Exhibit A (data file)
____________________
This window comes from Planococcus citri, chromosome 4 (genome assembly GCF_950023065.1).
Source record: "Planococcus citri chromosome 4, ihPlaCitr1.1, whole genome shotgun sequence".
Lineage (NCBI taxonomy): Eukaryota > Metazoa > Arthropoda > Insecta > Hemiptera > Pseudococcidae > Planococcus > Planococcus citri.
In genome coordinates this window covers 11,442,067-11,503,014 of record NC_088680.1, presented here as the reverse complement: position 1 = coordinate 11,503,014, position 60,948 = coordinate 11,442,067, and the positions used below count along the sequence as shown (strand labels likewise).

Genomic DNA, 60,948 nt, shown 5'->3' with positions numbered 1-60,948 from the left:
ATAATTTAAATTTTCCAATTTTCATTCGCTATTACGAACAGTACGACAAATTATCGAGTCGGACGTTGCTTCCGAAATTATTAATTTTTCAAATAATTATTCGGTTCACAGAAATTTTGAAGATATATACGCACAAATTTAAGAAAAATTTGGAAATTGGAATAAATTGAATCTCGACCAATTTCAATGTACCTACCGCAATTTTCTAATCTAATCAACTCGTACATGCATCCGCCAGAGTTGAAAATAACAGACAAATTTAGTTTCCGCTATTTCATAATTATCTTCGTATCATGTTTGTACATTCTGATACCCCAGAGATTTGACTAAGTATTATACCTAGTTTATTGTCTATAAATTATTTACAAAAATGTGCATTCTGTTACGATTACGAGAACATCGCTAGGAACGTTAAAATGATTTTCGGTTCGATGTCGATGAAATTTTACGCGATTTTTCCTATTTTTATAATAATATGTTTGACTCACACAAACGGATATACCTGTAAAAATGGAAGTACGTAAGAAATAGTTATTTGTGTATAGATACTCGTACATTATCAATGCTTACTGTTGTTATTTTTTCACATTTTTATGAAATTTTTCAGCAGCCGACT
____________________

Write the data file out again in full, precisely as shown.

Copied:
This window comes from Planococcus citri, chromosome 4 (genome assembly GCF_950023065.1).
Source record: "Planococcus citri chromosome 4, ihPlaCitr1.1, whole genome shotgun sequence".
Lineage (NCBI taxonomy): Eukaryota > Metazoa > Arthropoda > Insecta > Hemiptera > Pseudococcidae > Planococcus > Planococcus citri.
In genome coordinates this window covers 11,442,067-11,503,014 of record NC_088680.1, presented here as the reverse complement: position 1 = coordinate 11,503,014, position 60,948 = coordinate 11,442,067, and the positions used below count along the sequence as shown (strand labels likewise).

Genomic DNA, 60,948 nt, shown 5'->3' with positions numbered 1-60,948 from the left:
ATAATTTAAATTTTCCAATTTTCATTCGCTATTACGAACAGTACGACAAATTATCGAGTCGGACGTTGCTTCCGAAATTATTAATTTTTCAAATAATTATTCGGTTCACAGAAATTTTGAAGATATATACGCACAAATTTAAGAAAAATTTGGAAATTGGAATAAATTGAATCTCGACCAATTTCAATGTACCTACCGCAATTTTCTAATCTAATCAACTCGTACATGCATCCGCCAGAGTTGAAAATAACAGACAAATTTAGTTTCCGCTATTTCATAATTATCTTCGTATCATGTTTGTACATTCTGATACCCCAGAGATTTGACTAAGTATTATACCTAGTTTATTGTCTATAAATTATTTACAAAAATGTGCATTCTGTTACGATTACGAGAACATCGCTAGGAACGTTAAAATGATTTTCGGTTCGATGTCGATGAAATTTTACGCGATTTTTCCTATTTTTATAATAATATGTTTGACTCACACAAACGGATATACCTGTAAAAATGGAAGTACGTAAGAAATAGTTATTTGTGTATAGATACTCGTACATTATCAATGCTTACTGTTGTTATTTTTTCACATTTTTATGAAATTTTTCAGCAGCCGACT